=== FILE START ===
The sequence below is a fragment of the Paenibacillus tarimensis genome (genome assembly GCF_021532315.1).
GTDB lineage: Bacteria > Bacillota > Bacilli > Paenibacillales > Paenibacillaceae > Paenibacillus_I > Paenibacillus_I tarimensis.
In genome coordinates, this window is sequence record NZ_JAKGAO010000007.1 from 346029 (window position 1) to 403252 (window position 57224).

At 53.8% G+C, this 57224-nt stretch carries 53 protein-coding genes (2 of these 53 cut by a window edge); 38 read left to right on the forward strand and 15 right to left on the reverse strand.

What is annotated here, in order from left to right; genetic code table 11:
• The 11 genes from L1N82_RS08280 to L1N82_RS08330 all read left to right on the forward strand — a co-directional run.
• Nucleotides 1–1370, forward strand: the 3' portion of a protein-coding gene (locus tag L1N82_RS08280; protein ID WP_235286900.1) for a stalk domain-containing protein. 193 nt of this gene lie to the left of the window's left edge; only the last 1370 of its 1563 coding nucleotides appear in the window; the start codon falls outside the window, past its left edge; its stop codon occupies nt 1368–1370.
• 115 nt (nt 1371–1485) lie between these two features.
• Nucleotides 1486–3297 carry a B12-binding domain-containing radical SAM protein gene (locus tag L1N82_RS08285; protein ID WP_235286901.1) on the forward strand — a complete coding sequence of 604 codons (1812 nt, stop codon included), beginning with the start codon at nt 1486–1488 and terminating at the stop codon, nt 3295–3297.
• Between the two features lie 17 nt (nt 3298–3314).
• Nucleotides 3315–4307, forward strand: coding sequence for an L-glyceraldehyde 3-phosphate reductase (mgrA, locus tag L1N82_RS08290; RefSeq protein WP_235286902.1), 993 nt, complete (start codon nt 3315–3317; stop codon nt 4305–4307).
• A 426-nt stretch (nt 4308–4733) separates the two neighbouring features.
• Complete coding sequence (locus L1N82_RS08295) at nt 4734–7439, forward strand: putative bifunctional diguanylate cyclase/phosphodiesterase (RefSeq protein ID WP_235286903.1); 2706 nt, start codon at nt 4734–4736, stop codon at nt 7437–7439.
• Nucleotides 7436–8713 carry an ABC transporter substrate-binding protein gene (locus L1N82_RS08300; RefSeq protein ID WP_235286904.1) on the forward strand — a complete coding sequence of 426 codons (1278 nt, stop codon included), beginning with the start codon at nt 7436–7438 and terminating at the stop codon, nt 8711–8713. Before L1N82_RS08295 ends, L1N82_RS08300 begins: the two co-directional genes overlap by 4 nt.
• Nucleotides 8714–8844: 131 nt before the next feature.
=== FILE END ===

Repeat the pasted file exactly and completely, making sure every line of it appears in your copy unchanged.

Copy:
The sequence below is a fragment of the Paenibacillus tarimensis genome (genome assembly GCF_021532315.1).
GTDB lineage: Bacteria > Bacillota > Bacilli > Paenibacillales > Paenibacillaceae > Paenibacillus_I > Paenibacillus_I tarimensis.
In genome coordinates, this window is sequence record NZ_JAKGAO010000007.1 from 346029 (window position 1) to 403252 (window position 57224).

At 53.8% G+C, this 57224-nt stretch carries 53 protein-coding genes (2 of these 53 cut by a window edge); 38 read left to right on the forward strand and 15 right to left on the reverse strand.

What is annotated here, in order from left to right; genetic code table 11:
• The 11 genes from L1N82_RS08280 to L1N82_RS08330 all read left to right on the forward strand — a co-directional run.
• Nucleotides 1–1370, forward strand: the 3' portion of a protein-coding gene (locus tag L1N82_RS08280; protein ID WP_235286900.1) for a stalk domain-containing protein. 193 nt of this gene lie to the left of the window's left edge; only the last 1370 of its 1563 coding nucleotides appear in the window; the start codon falls outside the window, past its left edge; its stop codon occupies nt 1368–1370.
• 115 nt (nt 1371–1485) lie between these two features.
• Nucleotides 1486–3297 carry a B12-binding domain-containing radical SAM protein gene (locus tag L1N82_RS08285; protein ID WP_235286901.1) on the forward strand — a complete coding sequence of 604 codons (1812 nt, stop codon included), beginning with the start codon at nt 1486–1488 and terminating at the stop codon, nt 3295–3297.
• Between the two features lie 17 nt (nt 3298–3314).
• Nucleotides 3315–4307, forward strand: coding sequence for an L-glyceraldehyde 3-phosphate reductase (mgrA, locus tag L1N82_RS08290; RefSeq protein WP_235286902.1), 993 nt, complete (start codon nt 3315–3317; stop codon nt 4305–4307).
• A 426-nt stretch (nt 4308–4733) separates the two neighbouring features.
• Complete coding sequence (locus L1N82_RS08295) at nt 4734–7439, forward strand: putative bifunctional diguanylate cyclase/phosphodiesterase (RefSeq protein ID WP_235286903.1); 2706 nt, start codon at nt 4734–4736, stop codon at nt 7437–7439.
• Nucleotides 7436–8713 carry an ABC transporter substrate-binding protein gene (locus L1N82_RS08300; RefSeq protein ID WP_235286904.1) on the forward strand — a complete coding sequence of 426 codons (1278 nt, stop codon included), beginning with the start codon at nt 7436–7438 and terminating at the stop codon, nt 8711–8713. Before L1N82_RS08295 ends, L1N82_RS08300 begins: the two co-directional genes overlap by 4 nt.
• Nucleotides 8714–8844: 131 nt before the next feature.